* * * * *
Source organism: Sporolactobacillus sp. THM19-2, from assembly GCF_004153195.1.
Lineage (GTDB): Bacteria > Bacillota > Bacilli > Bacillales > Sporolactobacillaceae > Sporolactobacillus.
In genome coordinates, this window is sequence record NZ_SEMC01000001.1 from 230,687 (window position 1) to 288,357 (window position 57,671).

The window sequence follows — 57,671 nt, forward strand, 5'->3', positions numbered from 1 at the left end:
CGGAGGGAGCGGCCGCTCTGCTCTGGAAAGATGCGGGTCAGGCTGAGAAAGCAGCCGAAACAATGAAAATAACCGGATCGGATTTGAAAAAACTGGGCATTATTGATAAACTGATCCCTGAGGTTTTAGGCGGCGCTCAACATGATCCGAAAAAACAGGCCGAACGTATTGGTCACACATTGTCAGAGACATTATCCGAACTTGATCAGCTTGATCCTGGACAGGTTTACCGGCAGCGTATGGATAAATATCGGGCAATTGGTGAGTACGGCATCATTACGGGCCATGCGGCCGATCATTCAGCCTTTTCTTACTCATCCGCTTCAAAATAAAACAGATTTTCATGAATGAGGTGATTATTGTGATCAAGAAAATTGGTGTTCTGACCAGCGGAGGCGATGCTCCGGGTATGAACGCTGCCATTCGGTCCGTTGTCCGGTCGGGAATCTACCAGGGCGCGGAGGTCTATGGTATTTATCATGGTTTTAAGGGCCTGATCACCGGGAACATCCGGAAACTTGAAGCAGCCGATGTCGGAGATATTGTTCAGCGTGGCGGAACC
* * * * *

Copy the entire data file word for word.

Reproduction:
Source organism: Sporolactobacillus sp. THM19-2, from assembly GCF_004153195.1.
Lineage (GTDB): Bacteria > Bacillota > Bacilli > Bacillales > Sporolactobacillaceae > Sporolactobacillus.
In genome coordinates, this window is sequence record NZ_SEMC01000001.1 from 230,687 (window position 1) to 288,357 (window position 57,671).

The window sequence follows — 57,671 nt, forward strand, 5'->3', positions numbered from 1 at the left end:
CGGAGGGAGCGGCCGCTCTGCTCTGGAAAGATGCGGGTCAGGCTGAGAAAGCAGCCGAAACAATGAAAATAACCGGATCGGATTTGAAAAAACTGGGCATTATTGATAAACTGATCCCTGAGGTTTTAGGCGGCGCTCAACATGATCCGAAAAAACAGGCCGAACGTATTGGTCACACATTGTCAGAGACATTATCCGAACTTGATCAGCTTGATCCTGGACAGGTTTACCGGCAGCGTATGGATAAATATCGGGCAATTGGTGAGTACGGCATCATTACGGGCCATGCGGCCGATCATTCAGCCTTTTCTTACTCATCCGCTTCAAAATAAAACAGATTTTCATGAATGAGGTGATTATTGTGATCAAGAAAATTGGTGTTCTGACCAGCGGAGGCGATGCTCCGGGTATGAACGCTGCCATTCGGTCCGTTGTCCGGTCGGGAATCTACCAGGGCGCGGAGGTCTATGGTATTTATCATGGTTTTAAGGGCCTGATCACCGGGAACATCCGGAAACTTGAAGCAGCCGATGTCGGAGATATTGTTCAGCGTGGCGGAACC